When you're evaluating designs of flooded screws, the absolute key is oil.  Flooded screws have only been around for 30 years or so and they spent the first 20 years almost exclusively inside plants (either as air conditioning units or air compressors).  In virtually all plant applications, the conditions are very well defined (e.g., the gas might be dehydrated so oil temp is a secondary consideration, or the machine will always have a 50 psi dP so an oil pump is not required).  For wellhead use, an oil pump is always required.  If anyone tells you differently then RUN AWAY from them.  

As I've said many times in this forum, compressor oil is hydrophilic and would make a very good dehydration media if it wasn't so expensive.  You must get the oil hot enough to cook the water out of it or the oil performance will rapidly degrade (i.e., the surface tension will increase which allows progressively larger droplets to avoid coalescence, lubricity will degrade, and viscosity will increase).  The typical plant approach of using a 3-way valve to manage oil temp into the start of the oil system is evaluating the wrong thing and is only effective at exactly one set of operating conditions.  I like to use a secondary cooling loop that has a temp sensor at the outlet of the screw and manages secondary cooling loop flow to keep that temperature constant.  If you can cook off water, the oil will last indefinitely and becomes very inexpensive.

David
dcasto (Chemical)
3 Jan 09 23:11
the reason for the limit on oil screws is ENERGY.  Oil screw compressors are energy hogs so in order to save fuel I limit the ratios.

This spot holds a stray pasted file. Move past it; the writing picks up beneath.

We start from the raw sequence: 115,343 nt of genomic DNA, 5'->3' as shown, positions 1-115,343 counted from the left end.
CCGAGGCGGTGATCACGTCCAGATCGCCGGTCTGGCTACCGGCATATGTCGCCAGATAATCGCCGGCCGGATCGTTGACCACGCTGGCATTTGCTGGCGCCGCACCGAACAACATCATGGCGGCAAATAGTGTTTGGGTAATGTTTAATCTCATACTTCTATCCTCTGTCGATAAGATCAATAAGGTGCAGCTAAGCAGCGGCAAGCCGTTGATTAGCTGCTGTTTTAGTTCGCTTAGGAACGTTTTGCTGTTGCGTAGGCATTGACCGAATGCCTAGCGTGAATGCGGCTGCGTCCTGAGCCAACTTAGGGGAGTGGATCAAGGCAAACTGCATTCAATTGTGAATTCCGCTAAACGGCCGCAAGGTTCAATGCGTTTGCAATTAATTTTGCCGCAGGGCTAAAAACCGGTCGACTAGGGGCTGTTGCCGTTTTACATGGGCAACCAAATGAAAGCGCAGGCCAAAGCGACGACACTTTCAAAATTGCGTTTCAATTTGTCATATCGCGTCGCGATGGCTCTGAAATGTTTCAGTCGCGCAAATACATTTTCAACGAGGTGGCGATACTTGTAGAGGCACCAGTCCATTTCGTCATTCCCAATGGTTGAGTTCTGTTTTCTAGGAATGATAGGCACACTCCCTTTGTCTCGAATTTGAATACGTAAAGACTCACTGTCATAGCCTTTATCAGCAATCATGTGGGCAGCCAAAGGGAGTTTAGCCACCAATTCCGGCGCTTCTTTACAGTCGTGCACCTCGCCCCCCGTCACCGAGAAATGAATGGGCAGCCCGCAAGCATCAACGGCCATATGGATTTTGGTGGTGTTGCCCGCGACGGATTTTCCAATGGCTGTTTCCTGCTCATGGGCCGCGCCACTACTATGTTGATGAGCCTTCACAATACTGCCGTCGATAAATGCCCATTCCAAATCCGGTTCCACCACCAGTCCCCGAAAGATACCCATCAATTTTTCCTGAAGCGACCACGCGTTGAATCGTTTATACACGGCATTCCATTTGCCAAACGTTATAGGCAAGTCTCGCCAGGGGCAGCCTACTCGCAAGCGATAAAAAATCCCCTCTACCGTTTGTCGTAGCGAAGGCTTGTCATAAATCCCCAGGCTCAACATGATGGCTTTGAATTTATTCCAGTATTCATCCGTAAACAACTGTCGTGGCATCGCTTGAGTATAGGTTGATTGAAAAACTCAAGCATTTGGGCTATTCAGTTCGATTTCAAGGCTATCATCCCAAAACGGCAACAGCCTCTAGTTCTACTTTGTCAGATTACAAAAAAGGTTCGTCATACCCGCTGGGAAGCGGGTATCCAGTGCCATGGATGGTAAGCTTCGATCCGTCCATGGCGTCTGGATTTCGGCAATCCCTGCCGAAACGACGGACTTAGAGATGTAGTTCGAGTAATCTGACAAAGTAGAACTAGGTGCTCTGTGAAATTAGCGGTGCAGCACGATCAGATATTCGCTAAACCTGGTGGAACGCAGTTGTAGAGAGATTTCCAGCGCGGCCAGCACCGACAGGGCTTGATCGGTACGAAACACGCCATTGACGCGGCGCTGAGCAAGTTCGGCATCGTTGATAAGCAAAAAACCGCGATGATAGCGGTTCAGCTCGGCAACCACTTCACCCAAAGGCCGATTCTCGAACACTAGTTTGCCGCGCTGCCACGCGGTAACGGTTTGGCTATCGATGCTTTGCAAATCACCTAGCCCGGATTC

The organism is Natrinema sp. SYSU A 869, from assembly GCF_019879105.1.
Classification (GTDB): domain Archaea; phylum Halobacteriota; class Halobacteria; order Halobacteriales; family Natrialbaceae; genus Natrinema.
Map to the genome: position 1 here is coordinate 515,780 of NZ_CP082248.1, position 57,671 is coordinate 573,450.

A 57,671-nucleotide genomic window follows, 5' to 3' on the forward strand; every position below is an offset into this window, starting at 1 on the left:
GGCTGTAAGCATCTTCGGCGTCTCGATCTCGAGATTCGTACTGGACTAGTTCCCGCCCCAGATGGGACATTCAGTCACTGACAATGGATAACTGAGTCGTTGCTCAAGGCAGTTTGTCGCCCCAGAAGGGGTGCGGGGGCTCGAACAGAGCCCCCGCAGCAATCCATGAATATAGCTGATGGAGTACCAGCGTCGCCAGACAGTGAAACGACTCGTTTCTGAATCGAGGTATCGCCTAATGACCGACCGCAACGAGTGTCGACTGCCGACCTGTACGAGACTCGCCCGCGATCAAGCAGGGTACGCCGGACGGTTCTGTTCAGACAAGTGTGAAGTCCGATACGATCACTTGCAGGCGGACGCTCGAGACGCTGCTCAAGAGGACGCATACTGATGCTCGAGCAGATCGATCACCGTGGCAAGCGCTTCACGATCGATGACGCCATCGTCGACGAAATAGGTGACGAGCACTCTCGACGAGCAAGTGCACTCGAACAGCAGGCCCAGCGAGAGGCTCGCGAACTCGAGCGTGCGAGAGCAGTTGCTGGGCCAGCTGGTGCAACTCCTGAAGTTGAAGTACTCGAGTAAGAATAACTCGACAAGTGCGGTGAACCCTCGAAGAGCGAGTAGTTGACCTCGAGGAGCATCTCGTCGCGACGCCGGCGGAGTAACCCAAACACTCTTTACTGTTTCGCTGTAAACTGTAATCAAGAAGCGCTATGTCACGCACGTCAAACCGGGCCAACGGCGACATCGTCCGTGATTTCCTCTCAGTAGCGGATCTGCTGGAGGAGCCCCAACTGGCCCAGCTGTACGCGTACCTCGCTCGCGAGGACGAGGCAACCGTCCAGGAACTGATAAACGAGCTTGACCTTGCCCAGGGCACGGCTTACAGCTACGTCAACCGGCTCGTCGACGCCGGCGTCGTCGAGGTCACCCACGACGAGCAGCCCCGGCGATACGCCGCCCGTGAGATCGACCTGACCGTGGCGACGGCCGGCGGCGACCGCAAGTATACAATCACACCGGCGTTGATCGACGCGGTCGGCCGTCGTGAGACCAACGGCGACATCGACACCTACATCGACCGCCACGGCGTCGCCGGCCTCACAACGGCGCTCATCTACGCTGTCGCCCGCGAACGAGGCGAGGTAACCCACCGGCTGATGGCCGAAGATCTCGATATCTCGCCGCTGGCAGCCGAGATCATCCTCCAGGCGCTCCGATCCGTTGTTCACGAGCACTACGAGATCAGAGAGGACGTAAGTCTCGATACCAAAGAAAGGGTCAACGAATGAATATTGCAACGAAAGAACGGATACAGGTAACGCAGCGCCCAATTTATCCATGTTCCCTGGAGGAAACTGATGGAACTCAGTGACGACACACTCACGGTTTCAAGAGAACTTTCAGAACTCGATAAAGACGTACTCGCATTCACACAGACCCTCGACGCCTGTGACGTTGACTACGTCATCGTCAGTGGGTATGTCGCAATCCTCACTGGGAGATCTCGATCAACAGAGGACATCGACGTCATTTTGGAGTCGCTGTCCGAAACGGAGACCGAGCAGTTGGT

To give you further insight on oil, we had some real rich gas that we compressed from 15" Hg vacuum to 40 psig in a screw.  the gas composition was so rich that if the presure on the discharge exceed 50 psig, we could not seperate the oil from the condensate and the oil would be diluted and the compressor would suffer severe damage.
zdas04 (Mechanical)
3 Jan 09 23:39
Like I said above, a flooded screw has almost exactly the same skid-edge to skid-edge fuel/MMSCF as a 2 stage recip, and markedly better than a 3 stage recip (if I need 20 ratios, I'll use less fuel with a properly configured flooded screw than I would with a properly configured 3-stage recip, and I wouldn't install a 2-stage recip that had a design condition of 4.47 ratios/stage, temps just get too high).

Your problem with oil contamination is one that everyone is terrified of.  It happens primarily because the particular screw oil selected is mutually soluble with the condensed hydrocarbons.  The solution is often changing oil to one that is incompatible.  I've had mixed success going to an oil that can tolerate a higher temperature and just running the oil at above the dew point of the contaminant in the oil (the times it was successful I had to run the oil temp at 220F and shade the max inlet temp a few degrees).

David
dcasto (Chemical)
5 Jan 09 18:28
the ariel program shoes a 10% increase in a screw versus recip. for a typical package.  The Ajax program says it can get it done with 66 HP versus 72 ariel and 81 screw.
zdas04 (Mechanical)
6 Jan 09 0:27
I ran your conditions in Gardner Denver's RotoSize and got 76.2 hp.  Ariel Performance (a program I really like for recips, not positive I'm ready to love it for screws yet) says you can do it with a 2 stage recip (JGM/2) and I get about 72 hp like you did.  Since Ariel Performance only uses 2.8 hp in the interstage and after coolers (which I don't believe is enough), I'd guess that measurements on real machines in this service would give you pretty close to exactly the same skid-edge to skid-edge hp.

I've always though that the Ajax program was pretty optimistic, and I'd guess that it would be in the ballpark with the other two.

David